After the ceremony, what to expect on Broadway during streetcar construction

Following a lunch hour groundbreaking ceremony at a midway point of the 2.5 mile route, work to build Seattle’s second 21st century streetcar line is beginning with the first pavement being cracked on Capitol Hill.

“That’s what’s so great about today’s streetcar announcement is we’re going to do a better job of connecting Seattle’s neighborhoods to each other and to the regional light rail system,” Mayor Mike McGinn said to start the groundbreaking ceremony held at the intersection of Boylston and Broadway near the future Marion stop of the streetcar line.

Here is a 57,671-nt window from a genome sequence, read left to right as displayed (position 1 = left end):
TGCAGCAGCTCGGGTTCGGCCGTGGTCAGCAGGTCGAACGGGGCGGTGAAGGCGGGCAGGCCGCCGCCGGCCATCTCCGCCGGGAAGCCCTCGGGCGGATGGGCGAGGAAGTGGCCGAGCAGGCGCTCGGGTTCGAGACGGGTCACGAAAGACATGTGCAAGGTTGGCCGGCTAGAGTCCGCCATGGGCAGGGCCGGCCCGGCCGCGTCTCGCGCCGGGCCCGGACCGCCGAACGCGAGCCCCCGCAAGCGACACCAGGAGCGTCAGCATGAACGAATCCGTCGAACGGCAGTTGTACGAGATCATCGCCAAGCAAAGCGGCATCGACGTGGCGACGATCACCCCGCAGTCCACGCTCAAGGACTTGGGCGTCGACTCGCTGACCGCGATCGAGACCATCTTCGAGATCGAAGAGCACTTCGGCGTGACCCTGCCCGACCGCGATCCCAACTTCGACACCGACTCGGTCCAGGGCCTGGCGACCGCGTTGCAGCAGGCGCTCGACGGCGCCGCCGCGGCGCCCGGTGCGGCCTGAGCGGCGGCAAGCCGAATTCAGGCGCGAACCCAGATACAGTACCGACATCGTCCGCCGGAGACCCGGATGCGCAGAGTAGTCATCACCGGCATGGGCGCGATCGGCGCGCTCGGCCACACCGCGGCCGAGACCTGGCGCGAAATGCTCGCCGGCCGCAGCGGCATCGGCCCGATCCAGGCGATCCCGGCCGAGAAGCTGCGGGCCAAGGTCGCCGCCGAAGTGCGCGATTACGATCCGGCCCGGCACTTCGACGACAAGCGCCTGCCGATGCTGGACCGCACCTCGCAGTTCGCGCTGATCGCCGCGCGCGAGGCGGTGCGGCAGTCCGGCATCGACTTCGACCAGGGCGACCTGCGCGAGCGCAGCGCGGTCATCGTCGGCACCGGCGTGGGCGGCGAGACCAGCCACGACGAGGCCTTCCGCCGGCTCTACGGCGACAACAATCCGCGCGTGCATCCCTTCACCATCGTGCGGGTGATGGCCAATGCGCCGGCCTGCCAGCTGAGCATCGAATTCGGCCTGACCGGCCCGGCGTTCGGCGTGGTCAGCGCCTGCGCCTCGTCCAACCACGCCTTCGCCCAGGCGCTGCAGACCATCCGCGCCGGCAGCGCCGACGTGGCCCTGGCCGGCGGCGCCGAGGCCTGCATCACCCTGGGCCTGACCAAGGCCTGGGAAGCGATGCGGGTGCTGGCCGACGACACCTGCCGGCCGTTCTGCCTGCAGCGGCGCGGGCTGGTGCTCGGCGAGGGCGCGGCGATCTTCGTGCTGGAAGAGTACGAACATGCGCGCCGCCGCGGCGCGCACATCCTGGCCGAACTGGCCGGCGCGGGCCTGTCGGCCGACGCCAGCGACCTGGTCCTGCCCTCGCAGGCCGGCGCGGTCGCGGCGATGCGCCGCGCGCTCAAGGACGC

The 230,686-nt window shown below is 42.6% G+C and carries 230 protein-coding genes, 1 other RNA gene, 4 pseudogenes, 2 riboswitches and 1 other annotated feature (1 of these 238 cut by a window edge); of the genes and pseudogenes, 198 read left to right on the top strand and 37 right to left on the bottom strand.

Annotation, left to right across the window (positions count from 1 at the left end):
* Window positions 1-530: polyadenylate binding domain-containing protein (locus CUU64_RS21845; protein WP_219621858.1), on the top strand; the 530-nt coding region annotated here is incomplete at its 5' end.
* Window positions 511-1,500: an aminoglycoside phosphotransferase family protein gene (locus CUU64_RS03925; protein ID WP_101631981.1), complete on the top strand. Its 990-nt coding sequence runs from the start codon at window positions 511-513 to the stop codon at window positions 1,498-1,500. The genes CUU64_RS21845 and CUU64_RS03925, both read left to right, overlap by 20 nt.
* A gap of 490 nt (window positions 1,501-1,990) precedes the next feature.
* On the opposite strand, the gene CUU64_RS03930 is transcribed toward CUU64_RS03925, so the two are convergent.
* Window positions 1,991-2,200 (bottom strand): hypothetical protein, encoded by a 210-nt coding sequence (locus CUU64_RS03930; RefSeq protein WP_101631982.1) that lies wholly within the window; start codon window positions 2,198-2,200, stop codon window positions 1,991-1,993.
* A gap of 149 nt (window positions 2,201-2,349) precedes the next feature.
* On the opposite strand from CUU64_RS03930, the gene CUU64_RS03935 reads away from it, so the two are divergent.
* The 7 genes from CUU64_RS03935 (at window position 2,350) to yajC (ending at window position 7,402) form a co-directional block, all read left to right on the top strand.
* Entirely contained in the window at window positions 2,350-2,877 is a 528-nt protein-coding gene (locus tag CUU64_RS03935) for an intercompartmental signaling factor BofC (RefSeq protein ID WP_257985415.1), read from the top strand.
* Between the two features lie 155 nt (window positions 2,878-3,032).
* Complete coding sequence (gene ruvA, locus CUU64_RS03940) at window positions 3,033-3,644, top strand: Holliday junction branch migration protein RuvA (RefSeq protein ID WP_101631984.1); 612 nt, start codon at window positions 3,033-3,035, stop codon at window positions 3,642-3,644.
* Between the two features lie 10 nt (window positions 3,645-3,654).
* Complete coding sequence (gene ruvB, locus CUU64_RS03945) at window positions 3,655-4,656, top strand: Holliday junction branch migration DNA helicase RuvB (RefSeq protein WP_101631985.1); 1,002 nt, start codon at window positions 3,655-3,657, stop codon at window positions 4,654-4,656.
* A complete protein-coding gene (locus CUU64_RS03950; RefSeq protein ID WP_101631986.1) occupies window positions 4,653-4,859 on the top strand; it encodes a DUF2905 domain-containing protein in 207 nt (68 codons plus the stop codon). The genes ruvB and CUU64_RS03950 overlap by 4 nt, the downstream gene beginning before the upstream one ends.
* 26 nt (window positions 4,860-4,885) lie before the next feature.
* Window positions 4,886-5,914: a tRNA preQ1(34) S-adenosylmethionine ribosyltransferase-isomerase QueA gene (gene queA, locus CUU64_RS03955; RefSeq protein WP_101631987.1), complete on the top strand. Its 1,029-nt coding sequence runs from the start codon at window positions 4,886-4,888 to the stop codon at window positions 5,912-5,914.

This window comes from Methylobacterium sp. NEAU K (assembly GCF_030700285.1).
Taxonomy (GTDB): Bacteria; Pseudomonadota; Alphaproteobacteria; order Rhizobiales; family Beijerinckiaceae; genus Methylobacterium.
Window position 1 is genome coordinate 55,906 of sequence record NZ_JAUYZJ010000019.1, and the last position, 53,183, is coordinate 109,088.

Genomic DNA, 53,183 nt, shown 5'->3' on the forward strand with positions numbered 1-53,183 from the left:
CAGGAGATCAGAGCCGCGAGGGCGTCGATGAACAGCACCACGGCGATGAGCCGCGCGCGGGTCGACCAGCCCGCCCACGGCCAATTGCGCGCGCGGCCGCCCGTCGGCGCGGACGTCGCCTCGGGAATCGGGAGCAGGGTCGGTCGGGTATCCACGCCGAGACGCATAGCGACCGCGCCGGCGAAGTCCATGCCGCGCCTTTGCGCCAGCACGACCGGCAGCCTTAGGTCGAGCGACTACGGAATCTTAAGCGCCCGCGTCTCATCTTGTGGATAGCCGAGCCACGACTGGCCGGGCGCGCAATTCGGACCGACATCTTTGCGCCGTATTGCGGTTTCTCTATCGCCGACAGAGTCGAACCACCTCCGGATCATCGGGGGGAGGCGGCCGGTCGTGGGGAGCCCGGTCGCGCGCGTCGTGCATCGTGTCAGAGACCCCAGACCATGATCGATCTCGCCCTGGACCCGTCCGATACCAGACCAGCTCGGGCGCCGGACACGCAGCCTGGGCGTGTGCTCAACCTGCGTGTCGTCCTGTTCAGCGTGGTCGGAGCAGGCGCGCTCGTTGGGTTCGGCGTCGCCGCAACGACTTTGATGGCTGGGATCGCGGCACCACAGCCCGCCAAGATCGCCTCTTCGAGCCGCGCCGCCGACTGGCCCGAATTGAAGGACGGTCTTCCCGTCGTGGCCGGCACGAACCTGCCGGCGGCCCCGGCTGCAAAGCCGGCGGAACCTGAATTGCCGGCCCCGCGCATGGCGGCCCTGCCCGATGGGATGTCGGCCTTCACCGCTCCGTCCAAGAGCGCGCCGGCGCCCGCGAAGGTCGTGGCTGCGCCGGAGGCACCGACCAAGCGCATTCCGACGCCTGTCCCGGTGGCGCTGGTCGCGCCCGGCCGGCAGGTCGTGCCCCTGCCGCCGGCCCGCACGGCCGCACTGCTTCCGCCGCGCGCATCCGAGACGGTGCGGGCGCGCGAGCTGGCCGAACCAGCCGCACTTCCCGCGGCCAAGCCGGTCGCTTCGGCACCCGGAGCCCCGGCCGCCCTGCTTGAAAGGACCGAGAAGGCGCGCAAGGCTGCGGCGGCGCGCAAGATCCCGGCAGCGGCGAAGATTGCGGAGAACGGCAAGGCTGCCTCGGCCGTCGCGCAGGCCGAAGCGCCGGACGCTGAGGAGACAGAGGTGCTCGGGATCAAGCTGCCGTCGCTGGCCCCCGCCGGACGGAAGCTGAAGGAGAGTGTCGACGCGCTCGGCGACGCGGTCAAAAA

“The First Hill streetcar will not only provide better connections between First Hill and other parts of the Sound Transit and Metro Transit systems,” said King County Executive Dow Constantine, “it will also influence and guide the development of our neighborhoods.”

Former mayor Greg Nickels, City Council members Tom Rasmussen and Sally Clark were on hand for the groundbreaking as were state leaders Jim McDermott and Ed Murray and the county council’s Larry Phillips who talked about the tough decision not to go forward with a light rail station that had been planned to serve First Hill.

With a target to be operational by early 2014 and planners expecting some 6,000 people per day to use the line, the first work on the $134 million route that will connect Pioneer Square, the International District and Capitol Hill via First Hill includes moving utilities around Broadway in preparation for the start of track laying later this summer.

The first significant project is planned to start this weekend with work to remove the median from Broadway in front of Seattle Central.